Twin Towers steel sent for memorials across America

NEW YORK Thu Jun 23, 2011 2:42pm EDT

1 of 7. Members of the Wauseon Ohio Fire Department secure an American flag over a section of steel on a truck at New York's John F. Kennedy International Airport June 16, 2011.

Credit: Reuters/Mike Segar

NEW YORK (Reuters) - As the 10th anniversary of the September 11 attacks nears, workers at an airplane hangar filled with World Trade Center steel have dispatched charred hunks of metal to towns across America for building memorials.

The Port Authority of New York and New Jersey, which owns the steel left behind when the World Trade Center collapsed, has already dispatched thousands of artifacts and is hoping to fill hundreds of last minute requests before the 10th anniversary of 9/11, when many memorials will be unveiled.

"These serve as centerpieces of history for towns all over the country," said Bill Baroni, deputy executive director of the Port Authority of New York.

"The public will have access to this piece of history displayed with honor, dignity and respect."

The most iconic pieces, such as the last standing column of the World Trade Center and a FDNY Engine 3 fire truck, will be on display at the National September 11 Memorial and Museum when it opens on September 12 this year.

Most of the 12,000 pieces of steel the program began with have been dispatched to fire departments, police departments, and cities from 50 states and five countries which requested a piece of World Trade Center metal.

"People have short memories," said Frank Byrnes, at the hangar to help escort a piece of steel donated to the St. James Fire District on New York's Long Island. "If it raises public awareness, even after 10 years, then it's great."

MUSEUM OF SORTS

The Port Authority hopes to move most of the steel before the 10th anniversary but will continue to give out steel until the supply is exhausted.

Meanwhile, Hangar 17 at John F. Kennedy International Airport has become a sort of museum for the men and women who come here to transport their piece home.

The Wauseon Fire Department from Wauseon, Ohio drove 10 hours overnight to transport a 12-foot, 3,615 pound piece of steel home. While at the 80,000 square foot hangar, they took a tour of the artifacts.

Among the items catching the attention of Wauseon Fire Captain Neil Kuszmaul, 34, was a mangled fire truck.

"Being a firefighter and looking at this pumper, it really brings things into perspective of what we lost that day," he said.

The hangar is full of contorted pieces of steel as well as burned fire trucks and police cars.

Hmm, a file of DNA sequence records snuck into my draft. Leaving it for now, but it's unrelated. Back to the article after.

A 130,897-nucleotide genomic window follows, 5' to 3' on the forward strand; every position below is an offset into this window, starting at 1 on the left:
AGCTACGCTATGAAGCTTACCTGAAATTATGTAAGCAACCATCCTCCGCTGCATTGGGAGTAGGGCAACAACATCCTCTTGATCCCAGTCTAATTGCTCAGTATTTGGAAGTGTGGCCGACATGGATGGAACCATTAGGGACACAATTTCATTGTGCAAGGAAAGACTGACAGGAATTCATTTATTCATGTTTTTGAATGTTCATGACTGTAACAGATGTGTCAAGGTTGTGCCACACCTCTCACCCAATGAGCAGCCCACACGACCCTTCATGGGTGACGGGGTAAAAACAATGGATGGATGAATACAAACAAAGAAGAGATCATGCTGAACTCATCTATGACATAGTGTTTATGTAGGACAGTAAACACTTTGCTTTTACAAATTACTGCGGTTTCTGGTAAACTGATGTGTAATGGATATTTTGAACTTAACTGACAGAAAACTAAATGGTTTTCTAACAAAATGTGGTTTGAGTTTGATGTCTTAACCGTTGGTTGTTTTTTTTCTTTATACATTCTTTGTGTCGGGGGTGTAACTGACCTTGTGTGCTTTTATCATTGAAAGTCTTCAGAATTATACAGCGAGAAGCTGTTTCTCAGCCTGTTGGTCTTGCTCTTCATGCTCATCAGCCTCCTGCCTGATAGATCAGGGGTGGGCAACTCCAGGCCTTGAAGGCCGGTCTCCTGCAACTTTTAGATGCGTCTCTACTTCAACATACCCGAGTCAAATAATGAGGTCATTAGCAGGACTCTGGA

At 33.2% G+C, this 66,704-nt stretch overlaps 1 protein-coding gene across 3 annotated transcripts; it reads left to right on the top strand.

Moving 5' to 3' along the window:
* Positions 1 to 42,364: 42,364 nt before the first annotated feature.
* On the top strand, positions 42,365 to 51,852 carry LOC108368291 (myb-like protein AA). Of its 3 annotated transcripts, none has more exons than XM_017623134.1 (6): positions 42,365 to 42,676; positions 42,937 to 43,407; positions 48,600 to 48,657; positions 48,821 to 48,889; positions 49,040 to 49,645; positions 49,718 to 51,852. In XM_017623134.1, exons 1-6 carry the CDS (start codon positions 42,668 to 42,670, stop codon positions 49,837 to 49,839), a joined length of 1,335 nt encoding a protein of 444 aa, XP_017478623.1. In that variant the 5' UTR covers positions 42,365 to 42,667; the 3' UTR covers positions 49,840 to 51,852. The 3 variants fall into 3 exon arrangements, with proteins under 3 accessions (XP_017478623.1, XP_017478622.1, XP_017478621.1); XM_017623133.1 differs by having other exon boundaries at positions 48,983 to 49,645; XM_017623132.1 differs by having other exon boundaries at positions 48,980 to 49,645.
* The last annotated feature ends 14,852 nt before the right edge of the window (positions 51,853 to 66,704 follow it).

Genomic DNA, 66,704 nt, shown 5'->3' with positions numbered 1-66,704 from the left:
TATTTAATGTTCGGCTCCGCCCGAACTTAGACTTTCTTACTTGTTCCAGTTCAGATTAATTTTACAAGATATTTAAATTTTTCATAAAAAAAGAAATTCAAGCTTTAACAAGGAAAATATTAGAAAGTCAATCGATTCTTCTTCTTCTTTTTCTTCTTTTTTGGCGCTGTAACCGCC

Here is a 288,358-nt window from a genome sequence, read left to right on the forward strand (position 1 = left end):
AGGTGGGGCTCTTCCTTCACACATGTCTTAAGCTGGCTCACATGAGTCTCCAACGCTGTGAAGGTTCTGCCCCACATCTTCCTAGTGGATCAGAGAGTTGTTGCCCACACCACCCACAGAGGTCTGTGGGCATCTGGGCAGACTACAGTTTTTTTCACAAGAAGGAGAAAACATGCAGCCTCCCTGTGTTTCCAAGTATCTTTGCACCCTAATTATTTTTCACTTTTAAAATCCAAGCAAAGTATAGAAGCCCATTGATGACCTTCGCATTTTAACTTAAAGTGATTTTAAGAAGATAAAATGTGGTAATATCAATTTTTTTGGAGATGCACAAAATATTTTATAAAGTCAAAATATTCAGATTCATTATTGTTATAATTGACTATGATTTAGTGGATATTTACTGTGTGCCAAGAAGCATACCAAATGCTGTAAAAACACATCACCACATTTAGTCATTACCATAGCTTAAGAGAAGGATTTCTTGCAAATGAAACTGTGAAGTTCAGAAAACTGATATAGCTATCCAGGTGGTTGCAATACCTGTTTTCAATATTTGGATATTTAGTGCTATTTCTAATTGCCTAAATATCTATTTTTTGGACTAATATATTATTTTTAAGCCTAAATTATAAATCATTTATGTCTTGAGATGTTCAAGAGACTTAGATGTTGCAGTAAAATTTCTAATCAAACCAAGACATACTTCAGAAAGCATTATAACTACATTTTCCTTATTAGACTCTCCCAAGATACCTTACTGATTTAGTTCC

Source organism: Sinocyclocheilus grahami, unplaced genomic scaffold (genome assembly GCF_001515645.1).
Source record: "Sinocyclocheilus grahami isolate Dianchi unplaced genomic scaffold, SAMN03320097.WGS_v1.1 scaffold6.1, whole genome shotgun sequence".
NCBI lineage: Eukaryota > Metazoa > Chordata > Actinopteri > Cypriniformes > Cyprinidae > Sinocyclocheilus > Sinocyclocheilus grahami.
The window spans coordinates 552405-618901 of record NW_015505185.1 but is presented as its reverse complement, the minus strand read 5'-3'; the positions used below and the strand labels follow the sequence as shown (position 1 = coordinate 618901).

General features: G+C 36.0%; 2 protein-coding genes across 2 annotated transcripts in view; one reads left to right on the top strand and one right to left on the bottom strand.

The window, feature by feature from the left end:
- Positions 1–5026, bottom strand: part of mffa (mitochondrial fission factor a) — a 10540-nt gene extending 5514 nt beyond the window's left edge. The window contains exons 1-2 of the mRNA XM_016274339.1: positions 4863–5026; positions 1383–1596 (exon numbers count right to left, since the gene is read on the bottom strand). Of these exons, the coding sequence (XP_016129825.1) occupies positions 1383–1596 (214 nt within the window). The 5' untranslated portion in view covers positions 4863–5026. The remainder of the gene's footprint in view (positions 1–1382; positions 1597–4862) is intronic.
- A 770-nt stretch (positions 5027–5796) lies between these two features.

A slipper sits atop a pile of dust-covered clothes. Messages from well-wishers scribbled and stuck on debris have been eerily preserved.

The application to be given artifacts is long and the process is complicated, intended to discourage frivolous requests.

For the St. James Fire District in Long Island, New York, it took two years to be granted a "bow-tie" piece of steel which was part of the outer steel lobby of the World Trade Center.

"We have done a lot to make this happen," said Liam Carroll, assistant chief of the St. James Fire District.

The steel has a deeper meaning for Carroll and his brigade. They lost one of their crew members, Douglas E. Oelschlager, when he was detailed to a short-staffed Ladder 7 on September 11, 2001. Many wear a laminated photo of him in their hats.

"It gives us something to reflect on," Carroll said.

World Trade Center steel has already been used at some well-known sites. The USS New York, commissioned by the U.S. Navy, was a vessel built with over seven tons of the steel.

A monument dedicated to nine-year-old Christina-Taylor Green, killed during the attempted assassination of U.S. Senator Gabrielle Giffords in Arizona last year, also used World Trade Center steel since she was born on the day of the attacks.

(Editing by Mark Egan and Jerry Norton)

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Comments (1)
Eng.21 wrote:
While these iconic pieces of history will be humbly displayed as centerpieces of memorials in towns and cities across America, the only memorial none of it is welcome at is the “National September 11 Memorial at the World Trade Center.”

So a handful of self-involved intellectuals can replace 9/11 with a massive, politically correct design that does not blame anybody for anything or say we need to do anything about it.

My name is Michael Burke, on 9/11 my brother Capt. William F. Burke, Jr., Eng. Co.21 gave his life. I served on the family advisory committee on the memorial and the museum center.

911 Memorial/Museum Foundation officials have ruled that nothing that speaks directly to the attacks may be restored to the site and included in the memorial “to protect the integrity of the design” (www.renewnyc.org; jury statement).

The iconic WTC Sphere stood in the WTC plaza for 30 yrs. On 9/11 though damaged it survived the attacks in place was embraced as a symbol of the strength and resiliency of America. It will NOT be returned to Ground Zero. One 9/11 anniversary memorial architect Michael Arad told me that it would “didactic.” That is, it would tell us what to think.

Like we were attacked.

The crushed fire trucks and other authentic artifacts will be hidden out of sight in an underground museum, Manhattan’s first and only.

The memorial will not recognize the innocence of the victims nor the guilt of the terrorists (that would be telling us what to think). It will not include the acronyms FDNY, NYPD or PAPD. It will not include the words “firefighter” or “police officer.”

Scores of 9/11 family members and thosuands of others have signed my petition Save the Sphere at http://www.petitiononline.com/CptBurke/petition.html On facebook look under causes, save the sphere.

Do not hesitate to contact me at savethesphere@gmail.com

Jun 24, 2011 11:50am EDT  --  Report as abuse
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